How to care for anal fissures

by | Gastrointestinal Health

anal fissure

Dr Naseem Mirbagheri

Colorectal & Pelvic Floor Surgeon

What are anal fissures?

A fissure is a tear in the inner lining of the anal canal, similar to a paper cut on your hand. This tear is usually very painful and usually results in spasm of the sphincter muscles, which are the muscles around the anus. The split or tear in the skin of the anal canal, although very small, can cause significant pain and bleeding. Treatment is readily available and you must see your doctor for advice. Remember that all bleeding from the back passage must be checked out.

What causes anal fissures?

This tear is usually caused by the passage of hard stool but can also happen after severe diarrhoea, childbirth or any other form of trauma. Unlike skin elsewhere on our bodies, the anus skin doesn’t heal easily, probably because it doesn’t have a good blood supply, which means the fissure may persist and become an ulcer.

What are the symptoms of anal fissures

The commonest symptom is intense pain during the passage of stool that may last for a time afterwards, usually because of the muscle spasm. Fissures are also associated with fresh bleeding, usually on wiping. However, if you do have bleeding it’s important to see your doctor to exclude more important causes.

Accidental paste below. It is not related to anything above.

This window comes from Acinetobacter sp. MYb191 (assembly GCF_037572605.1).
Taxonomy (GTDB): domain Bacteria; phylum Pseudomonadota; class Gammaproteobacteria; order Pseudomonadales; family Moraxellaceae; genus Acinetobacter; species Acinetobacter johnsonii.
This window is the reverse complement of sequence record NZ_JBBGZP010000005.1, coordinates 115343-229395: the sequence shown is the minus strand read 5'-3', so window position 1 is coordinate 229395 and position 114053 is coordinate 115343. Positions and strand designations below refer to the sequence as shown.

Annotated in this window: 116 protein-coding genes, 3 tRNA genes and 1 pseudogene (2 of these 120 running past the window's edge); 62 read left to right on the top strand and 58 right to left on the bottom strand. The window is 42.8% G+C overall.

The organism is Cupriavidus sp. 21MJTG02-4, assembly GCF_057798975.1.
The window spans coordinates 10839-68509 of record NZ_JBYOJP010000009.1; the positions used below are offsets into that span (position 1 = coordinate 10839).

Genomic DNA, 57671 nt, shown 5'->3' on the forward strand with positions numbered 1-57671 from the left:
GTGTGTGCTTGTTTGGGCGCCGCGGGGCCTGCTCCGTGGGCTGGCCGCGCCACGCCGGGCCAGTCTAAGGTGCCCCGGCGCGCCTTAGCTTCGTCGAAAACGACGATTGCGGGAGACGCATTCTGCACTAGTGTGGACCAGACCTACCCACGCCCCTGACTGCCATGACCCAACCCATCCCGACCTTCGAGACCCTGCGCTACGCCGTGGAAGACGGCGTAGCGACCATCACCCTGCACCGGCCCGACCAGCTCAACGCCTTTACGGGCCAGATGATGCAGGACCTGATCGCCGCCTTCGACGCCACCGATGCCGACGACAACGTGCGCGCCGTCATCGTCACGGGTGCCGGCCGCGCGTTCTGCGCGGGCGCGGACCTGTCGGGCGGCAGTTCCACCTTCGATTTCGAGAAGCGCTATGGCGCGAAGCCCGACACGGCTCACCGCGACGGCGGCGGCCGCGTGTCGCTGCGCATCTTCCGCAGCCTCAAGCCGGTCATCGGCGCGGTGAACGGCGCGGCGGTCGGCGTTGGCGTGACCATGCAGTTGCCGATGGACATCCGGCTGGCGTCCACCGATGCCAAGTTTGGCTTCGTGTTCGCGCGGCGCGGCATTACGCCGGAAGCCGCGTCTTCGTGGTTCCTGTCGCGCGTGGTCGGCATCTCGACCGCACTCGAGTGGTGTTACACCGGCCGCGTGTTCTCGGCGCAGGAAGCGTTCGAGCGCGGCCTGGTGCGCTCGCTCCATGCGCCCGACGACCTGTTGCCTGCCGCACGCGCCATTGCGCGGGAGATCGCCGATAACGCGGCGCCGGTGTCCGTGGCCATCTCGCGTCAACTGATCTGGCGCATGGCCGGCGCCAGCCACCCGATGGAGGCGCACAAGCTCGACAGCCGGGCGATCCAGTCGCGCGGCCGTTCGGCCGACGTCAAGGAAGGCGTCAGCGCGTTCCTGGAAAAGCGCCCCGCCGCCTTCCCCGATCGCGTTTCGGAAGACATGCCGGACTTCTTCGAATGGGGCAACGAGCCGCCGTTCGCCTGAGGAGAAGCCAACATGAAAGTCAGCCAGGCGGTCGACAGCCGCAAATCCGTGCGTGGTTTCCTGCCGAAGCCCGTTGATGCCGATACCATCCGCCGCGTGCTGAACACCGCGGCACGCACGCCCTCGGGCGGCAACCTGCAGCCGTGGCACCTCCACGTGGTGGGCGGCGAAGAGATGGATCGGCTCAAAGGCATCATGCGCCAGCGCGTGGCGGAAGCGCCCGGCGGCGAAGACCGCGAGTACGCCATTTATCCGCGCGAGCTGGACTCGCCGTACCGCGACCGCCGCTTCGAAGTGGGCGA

How are anal fissures treated?

The treatment of anal fissure involves softening the stool with high fibre diet and drinking lots of fluid. And sometimes using an ointment that relaxes the muscle around the anal canal, such as a GTN (glyceryl trinitrate) or diltiazem.

If the bowel habit is not improved, you can get a recurrence of the fissure. Fissures which don’t heal after six weeks of such treatment and become chronic can be helped by an injection of BOTOX or by cutting the sphincter muscles. Both these techniques help to relax the muscle and help expedite the healing of the ulcer. However, BOTOX only lasts for a few months, so the procedure may have to be repeated to achieve a complete response.

Surgical interventions

On the other hand, cutting the sphincter muscles (technical name lateral sphinceterotomy), is the gold standard surgical treatment option for managing chronic fissures. And it has more than 90 per cent success rate. However, it is associated with small but important complications such as delayed wound healing, incontinence of gas and, very rarely, incontinence of faeces.